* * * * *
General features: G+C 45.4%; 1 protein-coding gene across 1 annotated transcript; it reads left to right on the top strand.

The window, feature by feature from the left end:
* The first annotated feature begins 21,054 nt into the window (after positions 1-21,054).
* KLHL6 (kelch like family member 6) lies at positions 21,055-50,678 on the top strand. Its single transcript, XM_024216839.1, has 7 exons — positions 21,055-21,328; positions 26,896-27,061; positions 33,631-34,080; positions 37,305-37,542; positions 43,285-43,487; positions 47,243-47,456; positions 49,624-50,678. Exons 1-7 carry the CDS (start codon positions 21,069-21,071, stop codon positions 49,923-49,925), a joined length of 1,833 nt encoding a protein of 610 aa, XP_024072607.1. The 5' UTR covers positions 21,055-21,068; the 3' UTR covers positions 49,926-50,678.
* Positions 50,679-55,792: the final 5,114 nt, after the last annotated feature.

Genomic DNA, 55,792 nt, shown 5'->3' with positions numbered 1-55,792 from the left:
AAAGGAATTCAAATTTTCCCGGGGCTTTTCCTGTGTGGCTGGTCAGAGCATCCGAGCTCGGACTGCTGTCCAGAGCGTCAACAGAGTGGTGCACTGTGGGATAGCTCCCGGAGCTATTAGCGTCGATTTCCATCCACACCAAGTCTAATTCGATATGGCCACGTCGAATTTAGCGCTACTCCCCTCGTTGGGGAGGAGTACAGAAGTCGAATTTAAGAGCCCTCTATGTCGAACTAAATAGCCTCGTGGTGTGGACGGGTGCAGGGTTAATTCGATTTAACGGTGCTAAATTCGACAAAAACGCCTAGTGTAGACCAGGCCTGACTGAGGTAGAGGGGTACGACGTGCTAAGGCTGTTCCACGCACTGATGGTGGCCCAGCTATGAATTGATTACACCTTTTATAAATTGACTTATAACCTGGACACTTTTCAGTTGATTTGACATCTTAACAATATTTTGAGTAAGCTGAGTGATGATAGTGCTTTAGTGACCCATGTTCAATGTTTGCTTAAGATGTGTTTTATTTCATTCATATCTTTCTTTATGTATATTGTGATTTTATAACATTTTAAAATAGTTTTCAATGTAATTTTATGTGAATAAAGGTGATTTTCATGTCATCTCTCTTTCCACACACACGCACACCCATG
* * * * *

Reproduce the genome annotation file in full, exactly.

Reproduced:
General features: G+C 45.4%; 1 protein-coding gene across 1 annotated transcript; it reads left to right on the top strand.

The window, feature by feature from the left end:
* The first annotated feature begins 21,054 nt into the window (after positions 1-21,054).
* KLHL6 (kelch like family member 6) lies at positions 21,055-50,678 on the top strand. Its single transcript, XM_024216839.1, has 7 exons — positions 21,055-21,328; positions 26,896-27,061; positions 33,631-34,080; positions 37,305-37,542; positions 43,285-43,487; positions 47,243-47,456; positions 49,624-50,678. Exons 1-7 carry the CDS (start codon positions 21,069-21,071, stop codon positions 49,923-49,925), a joined length of 1,833 nt encoding a protein of 610 aa, XP_024072607.1. The 5' UTR covers positions 21,055-21,068; the 3' UTR covers positions 49,926-50,678.
* Positions 50,679-55,792: the final 5,114 nt, after the last annotated feature.

Genomic DNA, 55,792 nt, shown 5'->3' with positions numbered 1-55,792 from the left:
AAAGGAATTCAAATTTTCCCGGGGCTTTTCCTGTGTGGCTGGTCAGAGCATCCGAGCTCGGACTGCTGTCCAGAGCGTCAACAGAGTGGTGCACTGTGGGATAGCTCCCGGAGCTATTAGCGTCGATTTCCATCCACACCAAGTCTAATTCGATATGGCCACGTCGAATTTAGCGCTACTCCCCTCGTTGGGGAGGAGTACAGAAGTCGAATTTAAGAGCCCTCTATGTCGAACTAAATAGCCTCGTGGTGTGGACGGGTGCAGGGTTAATTCGATTTAACGGTGCTAAATTCGACAAAAACGCCTAGTGTAGACCAGGCCTGACTGAGGTAGAGGGGTACGACGTGCTAAGGCTGTTCCACGCACTGATGGTGGCCCAGCTATGAATTGATTACACCTTTTATAAATTGACTTATAACCTGGACACTTTTCAGTTGATTTGACATCTTAACAATATTTTGAGTAAGCTGAGTGATGATAGTGCTTTAGTGACCCATGTTCAATGTTTGCTTAAGATGTGTTTTATTTCATTCATATCTTTCTTTATGTATATTGTGATTTTATAACATTTTAAAATAGTTTTCAATGTAATTTTATGTGAATAAAGGTGATTTTCATGTCATCTCTCTTTCCACACACACGCACACCCATG